The Crossing

for my friend, Renato Aquino Mora


I arrived in Mexico City by bus.

I was carrying two thousand US.

At the airport, I was robbed.

The two of them had a knife.

“Give us your money or we’ll kill you.”


“I don’t have any money.”

“You expect us to believe that?

You think we’re joking?

You’re going to cross.

You must have money.


They killed my eighteen-year-old brother

Last year.  I knew what they could do.

I didn’t care.  I was mad.

“Go ahead, kill me.  I don’t have any money.

I’m just going to Tijuana to get a job.”


They frisked me and stole my ticket.

They didn’t find the money.

I’d cut a slit in my jeans under the belt loops

Stuffed in the bills to hide them.

I kept out a few pesos just in case.


“I have only these pesos

That my parents gave me

So I could get something to eat

Along the way.”

They took the pesos and my ticket.


They started to leave but one came back.

His eyes were looking away.

He gave me my ticket and left.

With my ticket there were twenty pesos.

I still hated them

But I was thankful.


In Tijuana I met the coyote

Who would cross me.

I was wearing light jeans¸ almost white.

“What?  You gonna cross like that?

They’ll see you a mile away.”


I stayed in a hotel where the others were staying.

There were chickens in cages.

There were fires where they did the cooking.

I picked up the dust from one of the dead fires,

Rubbed it all over my jeans to make them black.


I met a guy who said

He’d been there for six weeks.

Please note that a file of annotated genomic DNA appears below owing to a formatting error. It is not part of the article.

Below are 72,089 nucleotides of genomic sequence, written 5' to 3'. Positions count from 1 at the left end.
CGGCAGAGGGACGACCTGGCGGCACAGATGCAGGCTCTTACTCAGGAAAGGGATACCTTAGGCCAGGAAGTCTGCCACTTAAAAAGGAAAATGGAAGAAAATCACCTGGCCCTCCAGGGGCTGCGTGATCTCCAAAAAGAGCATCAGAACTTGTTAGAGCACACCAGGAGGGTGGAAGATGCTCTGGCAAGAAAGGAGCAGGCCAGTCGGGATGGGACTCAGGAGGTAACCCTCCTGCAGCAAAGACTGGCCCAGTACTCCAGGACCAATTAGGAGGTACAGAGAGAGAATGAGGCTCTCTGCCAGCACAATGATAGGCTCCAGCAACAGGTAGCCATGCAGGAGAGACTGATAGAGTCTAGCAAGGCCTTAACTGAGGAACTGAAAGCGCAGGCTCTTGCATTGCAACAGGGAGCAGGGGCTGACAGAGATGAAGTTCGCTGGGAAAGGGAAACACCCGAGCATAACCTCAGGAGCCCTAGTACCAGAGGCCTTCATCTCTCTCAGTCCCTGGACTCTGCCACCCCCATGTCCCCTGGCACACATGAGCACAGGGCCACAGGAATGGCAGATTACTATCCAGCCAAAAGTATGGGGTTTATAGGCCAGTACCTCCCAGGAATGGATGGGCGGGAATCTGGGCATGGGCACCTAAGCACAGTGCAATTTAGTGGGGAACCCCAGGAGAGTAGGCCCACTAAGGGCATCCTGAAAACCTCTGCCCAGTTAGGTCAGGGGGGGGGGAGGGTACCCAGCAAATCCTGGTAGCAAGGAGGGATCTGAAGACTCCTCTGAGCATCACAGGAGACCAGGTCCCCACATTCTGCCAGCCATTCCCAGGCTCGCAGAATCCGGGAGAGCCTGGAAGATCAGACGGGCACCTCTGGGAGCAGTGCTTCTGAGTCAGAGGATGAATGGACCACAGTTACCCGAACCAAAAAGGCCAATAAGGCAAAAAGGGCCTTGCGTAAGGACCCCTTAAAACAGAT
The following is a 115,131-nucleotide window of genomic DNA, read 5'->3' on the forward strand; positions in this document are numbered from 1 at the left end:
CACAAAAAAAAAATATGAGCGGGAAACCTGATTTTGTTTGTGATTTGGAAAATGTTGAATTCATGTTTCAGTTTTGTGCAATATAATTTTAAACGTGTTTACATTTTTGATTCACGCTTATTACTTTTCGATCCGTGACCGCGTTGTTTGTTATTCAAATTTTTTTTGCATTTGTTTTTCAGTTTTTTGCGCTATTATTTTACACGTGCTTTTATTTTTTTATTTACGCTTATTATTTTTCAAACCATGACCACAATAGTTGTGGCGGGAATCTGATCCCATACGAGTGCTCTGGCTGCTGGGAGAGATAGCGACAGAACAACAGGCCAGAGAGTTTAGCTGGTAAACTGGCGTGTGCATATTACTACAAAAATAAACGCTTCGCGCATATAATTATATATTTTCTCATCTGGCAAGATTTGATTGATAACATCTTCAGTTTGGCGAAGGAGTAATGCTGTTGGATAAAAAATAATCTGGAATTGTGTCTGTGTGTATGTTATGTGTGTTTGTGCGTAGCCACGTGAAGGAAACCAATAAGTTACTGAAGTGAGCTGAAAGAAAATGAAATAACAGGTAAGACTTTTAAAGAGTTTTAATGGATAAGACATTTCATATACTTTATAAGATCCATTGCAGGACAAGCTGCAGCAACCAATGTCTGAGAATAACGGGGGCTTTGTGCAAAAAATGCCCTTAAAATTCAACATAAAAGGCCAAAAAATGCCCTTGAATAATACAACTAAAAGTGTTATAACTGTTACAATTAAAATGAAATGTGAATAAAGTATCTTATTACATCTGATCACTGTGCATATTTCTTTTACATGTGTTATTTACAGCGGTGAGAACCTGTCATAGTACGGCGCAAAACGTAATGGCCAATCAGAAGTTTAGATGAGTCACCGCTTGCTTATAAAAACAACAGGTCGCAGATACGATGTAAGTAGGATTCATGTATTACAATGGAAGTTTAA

Six weeks!  They hadn’t tried to cross him

In all that time

But they still took his money.


I asked around.

There was another hotel

Where I heard they were going to

Cross that night.

“Hey, you wanna go with me?”


“Yea.  Sure,” he said.

“But, how do we find that hotel?”

We walked all over

Until we found a phone book.

I looked up the place.

It was only a few blocks away.


We went there.

The people weren’t happy we’d come.

They were leaving the next evening.

They thought were would bring bad luck.

Napkin Art, Sea Gull Cellar Bar, artist unknown

Napkin Art, Sea Gull Cellar Bar, artist unknown

It was the hardest thing I’ve ever done.

It was freezing cold.

I didn’t have a coat.

There were seventy of us

Only two were girls.


The coyotes took the girls

Into the bush and did them.

No one dared to help.

I knew then I was no good.

When they came back

The girls were crying.


We walked for hours.

We came to a barbed wire fence.

One of the girls got stuck on top.

“Just leave her,” they all said.

Everyone walked away.


Not me.  I went back.

One of the coyotes saw me.

He came back too.

“Shit, why am I doing this?”

That was all he said.


We told her to jump

And we’d catch her.

When she jumped

She caught her arm on the wire

And cut it badly.  She was bleeding.


I tore a strip off my shirt

And tied it around her arm.

Told her to hold it up high

So the blood wouldn’t flow.

We walked and walked and walked.


When we got across

We all went our own way.

I never saw that girl again.

She left with her sister.

I stayed with the coyote and did what I was told.


They asked me where I was going.


“So, who’s going to sponsor you?”

The sponsor pays the fee to get you across.

That’s how it works.


“My cousin in Chicago.”

“Give me his number so I can call him.”